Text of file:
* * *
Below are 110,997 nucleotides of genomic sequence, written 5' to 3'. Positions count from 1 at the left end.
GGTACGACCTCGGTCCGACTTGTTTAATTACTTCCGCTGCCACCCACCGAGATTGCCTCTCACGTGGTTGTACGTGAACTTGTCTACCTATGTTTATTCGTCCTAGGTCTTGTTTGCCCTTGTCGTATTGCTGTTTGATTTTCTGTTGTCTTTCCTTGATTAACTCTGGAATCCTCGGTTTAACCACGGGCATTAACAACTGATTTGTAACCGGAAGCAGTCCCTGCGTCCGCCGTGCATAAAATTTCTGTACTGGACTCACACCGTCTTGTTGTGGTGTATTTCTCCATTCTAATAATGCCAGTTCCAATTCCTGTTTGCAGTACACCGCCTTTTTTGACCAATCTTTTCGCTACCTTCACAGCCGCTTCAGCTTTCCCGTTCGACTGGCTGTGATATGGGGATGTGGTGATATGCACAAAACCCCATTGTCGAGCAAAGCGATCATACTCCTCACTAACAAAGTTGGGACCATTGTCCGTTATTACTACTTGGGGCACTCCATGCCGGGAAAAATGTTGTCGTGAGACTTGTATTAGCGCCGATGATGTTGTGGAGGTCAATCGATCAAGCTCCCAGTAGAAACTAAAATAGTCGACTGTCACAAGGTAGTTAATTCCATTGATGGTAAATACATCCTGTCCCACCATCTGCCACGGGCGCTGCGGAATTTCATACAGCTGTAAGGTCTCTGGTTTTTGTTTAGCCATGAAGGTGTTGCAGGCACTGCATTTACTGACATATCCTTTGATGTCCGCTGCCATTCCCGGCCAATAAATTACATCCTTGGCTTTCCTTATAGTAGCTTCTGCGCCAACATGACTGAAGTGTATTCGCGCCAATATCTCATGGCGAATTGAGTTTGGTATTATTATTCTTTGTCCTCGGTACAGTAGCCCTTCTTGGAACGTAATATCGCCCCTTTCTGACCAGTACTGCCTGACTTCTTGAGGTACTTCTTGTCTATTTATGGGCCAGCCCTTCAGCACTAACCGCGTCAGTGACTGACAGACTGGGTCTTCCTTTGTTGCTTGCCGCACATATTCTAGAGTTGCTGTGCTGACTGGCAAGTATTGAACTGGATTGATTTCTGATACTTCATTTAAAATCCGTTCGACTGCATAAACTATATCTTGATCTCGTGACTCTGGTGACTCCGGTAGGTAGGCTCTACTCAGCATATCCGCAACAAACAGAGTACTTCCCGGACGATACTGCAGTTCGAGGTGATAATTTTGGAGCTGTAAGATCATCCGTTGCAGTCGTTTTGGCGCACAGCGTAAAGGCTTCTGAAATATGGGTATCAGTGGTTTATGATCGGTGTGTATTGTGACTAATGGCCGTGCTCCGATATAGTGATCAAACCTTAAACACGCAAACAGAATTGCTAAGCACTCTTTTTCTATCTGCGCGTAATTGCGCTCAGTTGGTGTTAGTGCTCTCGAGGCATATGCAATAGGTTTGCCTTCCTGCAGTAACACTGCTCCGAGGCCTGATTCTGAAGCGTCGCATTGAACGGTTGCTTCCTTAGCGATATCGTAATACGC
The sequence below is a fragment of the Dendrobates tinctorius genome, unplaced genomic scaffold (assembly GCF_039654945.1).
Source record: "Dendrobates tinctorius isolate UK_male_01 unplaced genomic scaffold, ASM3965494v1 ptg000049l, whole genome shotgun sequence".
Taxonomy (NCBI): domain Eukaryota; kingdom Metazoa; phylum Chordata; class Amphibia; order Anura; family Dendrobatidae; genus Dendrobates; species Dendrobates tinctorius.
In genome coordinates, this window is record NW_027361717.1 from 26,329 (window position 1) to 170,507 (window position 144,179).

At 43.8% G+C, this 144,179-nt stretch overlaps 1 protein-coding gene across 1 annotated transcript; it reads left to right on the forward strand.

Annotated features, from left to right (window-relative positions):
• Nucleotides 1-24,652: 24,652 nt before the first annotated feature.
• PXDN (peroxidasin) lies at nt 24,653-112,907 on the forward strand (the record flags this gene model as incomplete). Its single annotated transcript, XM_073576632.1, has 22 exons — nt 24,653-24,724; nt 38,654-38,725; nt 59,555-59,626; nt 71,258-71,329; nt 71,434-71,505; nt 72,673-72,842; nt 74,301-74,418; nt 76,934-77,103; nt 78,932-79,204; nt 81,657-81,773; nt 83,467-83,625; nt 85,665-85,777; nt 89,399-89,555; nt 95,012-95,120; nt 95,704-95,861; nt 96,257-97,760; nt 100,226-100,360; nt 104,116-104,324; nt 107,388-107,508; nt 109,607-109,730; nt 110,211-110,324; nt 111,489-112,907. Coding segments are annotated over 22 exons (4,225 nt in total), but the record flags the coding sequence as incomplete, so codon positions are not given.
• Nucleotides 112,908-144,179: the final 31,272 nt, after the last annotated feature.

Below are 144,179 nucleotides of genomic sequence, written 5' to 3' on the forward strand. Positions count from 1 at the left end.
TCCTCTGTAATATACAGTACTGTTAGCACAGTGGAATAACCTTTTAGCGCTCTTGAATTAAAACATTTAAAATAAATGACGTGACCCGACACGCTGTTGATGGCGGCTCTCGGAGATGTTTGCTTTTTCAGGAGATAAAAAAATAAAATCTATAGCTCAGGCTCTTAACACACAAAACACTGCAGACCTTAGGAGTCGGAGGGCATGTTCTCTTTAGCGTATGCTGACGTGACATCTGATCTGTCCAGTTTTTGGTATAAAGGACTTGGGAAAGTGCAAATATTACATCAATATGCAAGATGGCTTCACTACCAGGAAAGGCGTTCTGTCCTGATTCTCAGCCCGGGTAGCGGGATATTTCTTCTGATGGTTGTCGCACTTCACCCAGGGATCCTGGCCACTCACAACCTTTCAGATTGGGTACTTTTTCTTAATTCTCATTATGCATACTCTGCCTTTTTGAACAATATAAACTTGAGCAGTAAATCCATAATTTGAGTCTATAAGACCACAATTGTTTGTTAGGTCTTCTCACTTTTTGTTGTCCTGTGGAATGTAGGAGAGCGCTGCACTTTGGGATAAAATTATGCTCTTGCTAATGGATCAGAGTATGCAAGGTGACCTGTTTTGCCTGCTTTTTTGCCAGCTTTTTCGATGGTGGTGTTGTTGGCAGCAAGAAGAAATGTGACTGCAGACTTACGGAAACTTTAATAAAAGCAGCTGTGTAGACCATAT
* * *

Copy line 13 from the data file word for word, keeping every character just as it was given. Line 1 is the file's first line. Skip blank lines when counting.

TCCTCTGTAATATACAGTACTGTTAGCACAGTGGAATAACCTTTTAGCGCTCTTGAATTAAAACATTTAAAATAAATGACGTGACCCGACACGCTGTTGATGGCGGCTCTCGGAGATGTTTGCTTTTTCAGGAGATAAAAAAATAAAATCTATAGCTCAGGCTCTTAACACACAAAACACTGCAGACCTTAGGAGTCGGAGGGCATGTTCTCTTTAGCGTATGCTGACGTGACATCTGATCTGTCCAGTTTTTGGTATAAAGGACTTGGGAAAGTGCAAATATTACATCAATATGCAAGATGGCTTCACTACCAGGAAAGGCGTTCTGTCCTGATTCTCAGCCCGGGTAGCGGGATATTTCTTCTGATGGTTGTCGCACTTCACCCAGGGATCCTGGCCACTCACAACCTTTCAGATTGGGTACTTTTTCTTAATTCTCATTATGCATACTCTGCCTTTTTGAACAATATAAACTTGAGCAGTAAATCCATAATTTGAGTCTATAAGACCACAATTGTTTGTTAGGTCTTCTCACTTTTTGTTGTCCTGTGGAATGTAGGAGAGCGCTGCACTTTGGGATAAAATTATGCTCTTGCTAATGGATCAGAGTATGCAAGGTGACCTGTTTTGCCTGCTTTTTTGCCAGCTTTTTCGATGGTGGTGTTGTTGGCAGCAAGAAGAAATGTGACTGCAGACTTACGGAAACTTTAATAAAAGCAGCTGTGTAGACCATAT